Towards eradicating female genital mutilation in NigeriaPosted: 3 September, 2021 Filed under: Dunia Mekonnen Tegegn | Tags: abuse, abuse of women, Africa, child marriage, clitoris, cultural relativism, domestic violence, federal law, female genital mutilation, fgm, FGM/C, fistula, GBV, gender-based violence, Harmful practices, harmful traditional practices, human rights, indigenous areas, international call, maternal mortality, Nigeria, protection, psychological violence, sexual violence, socioeconomic violence, traditional circumcisers, Type II, vagina, violence, women's rights Leave a comment
Author: Dunia Mekonnen Tegegn
Human Rights Lawyer and Gender equality advocate
Nigeria is home to over 180 million people, 49.4% of whom are female. Along with the rest of the population, the Nigerian female population will experience dramatic increases in size by 2050. As far as violence against women is concerned, federal law addresses sexual violence, physical violence, psychological violence, harmful traditional practices, and socio-economic violence. The law also cites spousal battery, forceful ejection from the home, forced financial dependence or economic abuse, harmful widowhood practices, female genital mutilation/cutting (“FGM/C”), other harmful traditional practices, substance attacks (such as acid attacks), political violence, and violence by state actors (especially government security forces) as offenses.
A 2019 survey on domestic violence found that 47% of respondents had suffered from domestic violence or knew someone who had; 82% of respondents indicated that violence against women was prevalent in the country. Police often refused to intervene in domestic disputes or blamed the victim for provoking the abuse. In rural areas, courts, and police were reluctant to intervene to protect women who formally accused their husbands of abuse if the level of alleged abuse did not exceed local customary norms.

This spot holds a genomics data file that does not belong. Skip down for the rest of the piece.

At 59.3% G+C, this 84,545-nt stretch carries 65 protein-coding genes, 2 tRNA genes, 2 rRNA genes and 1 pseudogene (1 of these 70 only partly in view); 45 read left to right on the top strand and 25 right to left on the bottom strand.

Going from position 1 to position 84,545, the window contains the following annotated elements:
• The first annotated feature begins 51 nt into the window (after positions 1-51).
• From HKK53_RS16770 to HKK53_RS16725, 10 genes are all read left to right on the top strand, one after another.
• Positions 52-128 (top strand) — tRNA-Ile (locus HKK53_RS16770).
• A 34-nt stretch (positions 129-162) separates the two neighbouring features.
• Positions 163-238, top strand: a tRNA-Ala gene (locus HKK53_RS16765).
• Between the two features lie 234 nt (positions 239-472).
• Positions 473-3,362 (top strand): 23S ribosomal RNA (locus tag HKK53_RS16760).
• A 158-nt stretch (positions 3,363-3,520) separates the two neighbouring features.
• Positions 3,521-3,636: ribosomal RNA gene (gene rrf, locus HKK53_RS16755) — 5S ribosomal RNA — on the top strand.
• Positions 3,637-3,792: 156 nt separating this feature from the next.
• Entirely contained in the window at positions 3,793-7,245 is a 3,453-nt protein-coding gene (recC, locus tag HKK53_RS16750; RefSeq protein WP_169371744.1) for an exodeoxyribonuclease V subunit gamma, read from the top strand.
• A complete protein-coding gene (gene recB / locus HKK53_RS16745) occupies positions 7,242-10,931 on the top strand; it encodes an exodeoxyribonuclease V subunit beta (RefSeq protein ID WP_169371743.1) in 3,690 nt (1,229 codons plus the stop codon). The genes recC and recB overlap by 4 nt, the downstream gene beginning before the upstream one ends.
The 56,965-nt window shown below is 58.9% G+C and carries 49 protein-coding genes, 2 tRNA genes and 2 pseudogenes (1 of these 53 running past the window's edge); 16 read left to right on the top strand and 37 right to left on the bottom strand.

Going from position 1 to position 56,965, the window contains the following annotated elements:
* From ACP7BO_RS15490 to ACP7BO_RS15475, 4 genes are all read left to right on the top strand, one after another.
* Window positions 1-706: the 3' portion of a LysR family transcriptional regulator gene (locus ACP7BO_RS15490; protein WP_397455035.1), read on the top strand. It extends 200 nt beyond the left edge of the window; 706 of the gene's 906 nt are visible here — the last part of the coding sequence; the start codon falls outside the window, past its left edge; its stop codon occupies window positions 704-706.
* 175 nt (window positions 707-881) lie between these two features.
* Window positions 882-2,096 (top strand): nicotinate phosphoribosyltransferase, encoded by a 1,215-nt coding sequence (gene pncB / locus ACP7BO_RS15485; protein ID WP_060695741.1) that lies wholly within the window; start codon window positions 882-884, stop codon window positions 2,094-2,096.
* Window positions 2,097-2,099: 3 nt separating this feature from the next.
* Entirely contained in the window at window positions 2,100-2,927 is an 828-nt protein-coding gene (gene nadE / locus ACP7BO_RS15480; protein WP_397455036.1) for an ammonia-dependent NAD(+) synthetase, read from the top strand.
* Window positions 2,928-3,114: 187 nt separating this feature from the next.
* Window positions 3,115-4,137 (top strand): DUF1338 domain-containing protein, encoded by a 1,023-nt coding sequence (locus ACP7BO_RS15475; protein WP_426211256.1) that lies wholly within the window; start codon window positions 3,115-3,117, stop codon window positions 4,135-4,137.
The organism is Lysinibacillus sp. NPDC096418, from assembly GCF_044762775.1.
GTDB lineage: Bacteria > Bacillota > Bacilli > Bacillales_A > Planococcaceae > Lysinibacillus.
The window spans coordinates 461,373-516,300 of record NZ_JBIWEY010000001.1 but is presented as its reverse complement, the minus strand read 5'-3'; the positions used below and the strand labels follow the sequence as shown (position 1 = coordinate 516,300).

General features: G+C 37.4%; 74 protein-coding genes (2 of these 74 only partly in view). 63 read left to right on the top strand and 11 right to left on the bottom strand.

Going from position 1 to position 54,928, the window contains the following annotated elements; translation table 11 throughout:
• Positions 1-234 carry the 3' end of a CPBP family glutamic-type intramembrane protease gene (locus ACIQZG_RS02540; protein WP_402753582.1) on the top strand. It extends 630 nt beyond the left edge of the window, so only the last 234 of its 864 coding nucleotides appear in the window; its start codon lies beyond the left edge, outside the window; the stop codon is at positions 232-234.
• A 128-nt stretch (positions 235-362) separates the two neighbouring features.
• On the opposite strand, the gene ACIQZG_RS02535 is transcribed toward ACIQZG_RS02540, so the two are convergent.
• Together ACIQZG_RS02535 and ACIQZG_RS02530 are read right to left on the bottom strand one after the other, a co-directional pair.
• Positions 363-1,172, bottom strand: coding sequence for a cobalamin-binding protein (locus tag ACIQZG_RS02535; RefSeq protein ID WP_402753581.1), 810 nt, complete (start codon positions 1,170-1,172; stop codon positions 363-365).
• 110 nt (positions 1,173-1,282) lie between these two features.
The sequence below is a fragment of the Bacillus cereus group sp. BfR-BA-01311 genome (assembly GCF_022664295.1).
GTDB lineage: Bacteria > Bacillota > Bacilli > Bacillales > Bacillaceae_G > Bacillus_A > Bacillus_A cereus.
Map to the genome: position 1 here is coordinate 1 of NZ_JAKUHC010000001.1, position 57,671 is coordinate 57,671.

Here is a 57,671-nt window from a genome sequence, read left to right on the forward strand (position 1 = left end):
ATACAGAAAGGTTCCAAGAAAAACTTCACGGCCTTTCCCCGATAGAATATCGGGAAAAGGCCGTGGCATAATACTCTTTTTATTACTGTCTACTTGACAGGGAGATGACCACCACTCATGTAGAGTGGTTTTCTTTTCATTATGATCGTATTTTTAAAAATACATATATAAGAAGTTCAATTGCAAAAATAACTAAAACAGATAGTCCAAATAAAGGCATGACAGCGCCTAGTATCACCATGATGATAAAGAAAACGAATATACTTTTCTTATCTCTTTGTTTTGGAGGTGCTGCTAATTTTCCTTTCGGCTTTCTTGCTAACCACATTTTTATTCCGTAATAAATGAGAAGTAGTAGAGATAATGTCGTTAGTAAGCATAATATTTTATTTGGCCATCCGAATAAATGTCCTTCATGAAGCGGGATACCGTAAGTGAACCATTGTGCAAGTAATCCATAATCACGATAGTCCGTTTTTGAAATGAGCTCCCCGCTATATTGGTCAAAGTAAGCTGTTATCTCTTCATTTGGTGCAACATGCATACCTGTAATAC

Effectiveness of intervention measures to address female genital mutilation in Ethiopia: A discussionPosted: 14 May, 2019 Filed under: Henok Ashagrey | Tags: bodily harm, Children and Youth’s Affairs, children's rights, Constitution of Ethiopia, Criminal Code of Ethiopia, cultural practice, Ethiopia, female genital mutilation, fgm, harmful customs, Harmful practices, infibulation, Ministry of Women, North Shewa, rights of children, violations, violence against women, women's rights Leave a comment
Author: Henok Ashagrey
Legal Researcher at the Secretariat of the African Committee of Experts on the Rights and Welfare of the Child
Despite certain signs of progress, interventions to address harmful practices in the Federal Democratic Republic of Ethiopia (Ethiopia) are still ineffective. To be effective, these interventions require more inclusivity, stronger cooperation between levels of government, and a focus on changing societal values.
Harmful practices are a principal factor in the violations of women’s rights in Ethiopia. For example, in the North Shewa rural region in the North of Ethiopia, where I come from, harmful practices against women and girls, particularly female genital mutilation (FGM), are accepted as valid cultural practice. The practitioners of FGM justify their acts on religious and cultural grounds.
Banning female circumcision in The Gambia through legislative change: The next stepsPosted: 19 January, 2016 Filed under: Satang Nabaneh | Tags: Africa, Anti-FGM Board, Anti-FGM Prosecution Unit, Domestic Violence Act, female circumcision, female genital mutilation, fgm, harmful traditional practices, Maputo Protocol, Ministry of Women’s Affairs, Protocol to the African Charter on Human and Peoples’ Rights on the Rights of Women in Africa, right to dignity, right to health, Sexual Offences Act, The Gambia, women's rights, Women’s (Amendment) Bill 2015 2 Comments
Author: Satang Nabaneh
Lecturer at the Faculty of Law, University of The Gambia.